‘No one’s listening’ on Maddie

2012-08-04 00:00

A SOUTH African man is convinced he has solved one of the world’s most enduring mysteries — the 2007 disappearance of Maddie McCann.

Now all Stephen Birch needs is for the world to take him seriously. And to do that he needs Portuguese authorities to dig up a property he believes holds the remains of the missing English girl, who was nearly four when she vanished on May 3, 2007.

So far his efforts have been met with indifference at best, and in the case of Maddie’s mom Kate, scorn.

“There’s no credibility to it, I mean, who is this person at the end of the day?” Kate told a morning show on British TV channel ITV last month after the astonishing claims were made public.

But the sceptics have failed to deter Birch. Last week he upped the ante and sent a copy of his findings to Portugal’s attorney-general, insisting authorities authorise an excavation of Casa Liliana, a private property in Praia da Luz where Maddie and her family were on holiday when she disappeared.

The Weekend Witness was unable to get confirmation from the attorney general, but did see a courier report showing the dossier had been received on July 26 in Lisbon.

Local media, which have lapped up the story and put enormous pressure on officials to excavate, also quoted the attorney general’s office promising a response in a week.

Birch’s problem, however, is the fact that he used illegal means — by his own admission — to obtain parts of his “evidence”.

“I am thinking of going back to Portugal to be arrested,” Birch said, saying he was prepared to risk prosecution if it meant somehow forcing officials to endorse a dig.

Birch, a commercial realtor from Cape Town, spent more than a year of his life and R500 000 of his own money privately investigating the case.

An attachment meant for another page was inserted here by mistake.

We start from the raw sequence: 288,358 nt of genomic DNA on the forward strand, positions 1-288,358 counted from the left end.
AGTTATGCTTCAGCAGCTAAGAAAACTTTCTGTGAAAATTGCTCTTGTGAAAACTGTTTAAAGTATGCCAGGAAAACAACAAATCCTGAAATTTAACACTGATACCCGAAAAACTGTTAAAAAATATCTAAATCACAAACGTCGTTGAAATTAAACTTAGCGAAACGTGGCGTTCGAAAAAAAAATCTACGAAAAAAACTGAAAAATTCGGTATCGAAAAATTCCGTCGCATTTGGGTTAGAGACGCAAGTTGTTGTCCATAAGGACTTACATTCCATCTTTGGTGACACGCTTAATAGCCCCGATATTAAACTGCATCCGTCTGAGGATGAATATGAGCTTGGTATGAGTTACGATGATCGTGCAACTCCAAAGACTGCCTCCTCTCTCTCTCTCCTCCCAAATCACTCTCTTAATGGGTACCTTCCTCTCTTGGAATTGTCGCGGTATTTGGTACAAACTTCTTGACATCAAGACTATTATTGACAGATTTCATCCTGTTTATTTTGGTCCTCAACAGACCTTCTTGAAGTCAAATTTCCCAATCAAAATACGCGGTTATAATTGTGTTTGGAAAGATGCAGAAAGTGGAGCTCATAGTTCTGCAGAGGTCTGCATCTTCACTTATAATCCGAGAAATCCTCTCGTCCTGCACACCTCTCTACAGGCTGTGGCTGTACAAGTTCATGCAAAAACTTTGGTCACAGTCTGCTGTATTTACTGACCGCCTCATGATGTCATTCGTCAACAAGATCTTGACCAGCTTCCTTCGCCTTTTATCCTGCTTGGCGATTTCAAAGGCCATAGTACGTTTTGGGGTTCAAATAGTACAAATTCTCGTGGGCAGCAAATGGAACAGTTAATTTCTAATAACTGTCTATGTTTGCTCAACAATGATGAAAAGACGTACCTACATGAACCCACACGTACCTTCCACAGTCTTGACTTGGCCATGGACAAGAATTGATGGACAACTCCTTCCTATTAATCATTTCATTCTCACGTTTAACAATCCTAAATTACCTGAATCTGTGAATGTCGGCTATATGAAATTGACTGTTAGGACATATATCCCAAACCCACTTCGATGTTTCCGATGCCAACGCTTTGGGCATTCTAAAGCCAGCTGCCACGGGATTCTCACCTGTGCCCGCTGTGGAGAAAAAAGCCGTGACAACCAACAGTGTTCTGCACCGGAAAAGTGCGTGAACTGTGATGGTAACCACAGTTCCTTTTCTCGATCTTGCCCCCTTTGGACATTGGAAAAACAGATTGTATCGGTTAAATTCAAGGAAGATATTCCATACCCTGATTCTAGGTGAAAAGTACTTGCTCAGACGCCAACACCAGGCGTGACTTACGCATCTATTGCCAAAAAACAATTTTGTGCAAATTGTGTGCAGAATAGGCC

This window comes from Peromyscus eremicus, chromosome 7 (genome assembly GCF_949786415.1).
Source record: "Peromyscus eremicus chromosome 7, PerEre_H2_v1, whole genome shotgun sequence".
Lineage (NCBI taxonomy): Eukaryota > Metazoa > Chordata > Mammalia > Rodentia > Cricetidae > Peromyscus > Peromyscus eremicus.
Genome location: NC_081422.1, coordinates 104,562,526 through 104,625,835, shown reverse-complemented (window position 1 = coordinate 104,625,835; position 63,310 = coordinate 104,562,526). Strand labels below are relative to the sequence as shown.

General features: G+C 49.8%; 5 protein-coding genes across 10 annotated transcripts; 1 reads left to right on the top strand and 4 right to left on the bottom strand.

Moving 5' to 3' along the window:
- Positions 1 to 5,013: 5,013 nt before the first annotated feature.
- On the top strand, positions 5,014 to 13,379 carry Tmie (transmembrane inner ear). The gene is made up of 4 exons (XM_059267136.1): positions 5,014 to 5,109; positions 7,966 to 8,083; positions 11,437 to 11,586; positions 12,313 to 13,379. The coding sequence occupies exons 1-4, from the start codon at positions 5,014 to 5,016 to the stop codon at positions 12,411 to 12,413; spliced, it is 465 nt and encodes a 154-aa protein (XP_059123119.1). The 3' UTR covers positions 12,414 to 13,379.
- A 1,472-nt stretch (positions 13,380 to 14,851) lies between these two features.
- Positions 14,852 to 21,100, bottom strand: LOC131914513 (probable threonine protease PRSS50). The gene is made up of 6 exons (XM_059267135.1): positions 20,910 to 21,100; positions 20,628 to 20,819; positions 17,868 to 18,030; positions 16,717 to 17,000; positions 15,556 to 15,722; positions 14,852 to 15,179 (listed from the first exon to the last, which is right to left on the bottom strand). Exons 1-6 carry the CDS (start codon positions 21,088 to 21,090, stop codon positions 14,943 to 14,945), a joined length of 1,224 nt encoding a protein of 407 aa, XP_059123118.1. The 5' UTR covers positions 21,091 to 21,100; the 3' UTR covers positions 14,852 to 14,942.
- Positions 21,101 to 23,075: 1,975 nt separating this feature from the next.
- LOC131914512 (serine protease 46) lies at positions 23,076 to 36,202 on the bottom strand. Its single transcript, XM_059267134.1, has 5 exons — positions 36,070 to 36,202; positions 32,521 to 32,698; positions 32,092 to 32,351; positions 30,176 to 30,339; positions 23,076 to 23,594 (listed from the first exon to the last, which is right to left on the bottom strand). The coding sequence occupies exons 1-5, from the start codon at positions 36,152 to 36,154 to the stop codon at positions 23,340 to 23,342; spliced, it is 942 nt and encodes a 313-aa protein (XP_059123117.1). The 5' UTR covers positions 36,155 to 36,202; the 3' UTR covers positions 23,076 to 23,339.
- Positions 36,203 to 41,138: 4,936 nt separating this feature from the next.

This entailed reading thousands of pages from the case files, studying maps of the resort town and finally travelling to Portugal and hiring ground-penetrating radar to scan a location on the property.

Problematically, he entered the grounds without the permission of owner Jenny Murat, whose son Robert was named as the first official suspect or aguido in the case in 2007. He was cleared a year later.

The Murat property, about 130 m away from the McCann’s holiday apartment, was subjected to a comprehensive search by police, including their own use of a ground radar.

But Birch furnished the attorney-general with apparently strong evidence showing one location on the property that lay untouched for the duration of the police search.

“How can that be?” he asked in his report.

The area has since been paved over to create a secondary driveway, according to Birch, which is where he used his scanner.

Images obtained from the machine were examined by “experts” who, Birch says, were convinced they showed evidence of a cavity beneath the surface and the possible presence of remains.

The Weekend Witness asked four independent experts to analyse one scan supplied by Birch, without revealing where it came from.

All said there was insufficient data to come to a conclusion, adding that additional scans were needed to produce a more accurate interpretation of the image.

Birch has vowed to continue with his quest, even if it means petitioning the Portuguese parliament to order a dig. “The attorney-general is sitting on the document and stalling on a decision. I can’t believe diplomatic relations are more important than justice. If I have to, I’ll petition parliament.”

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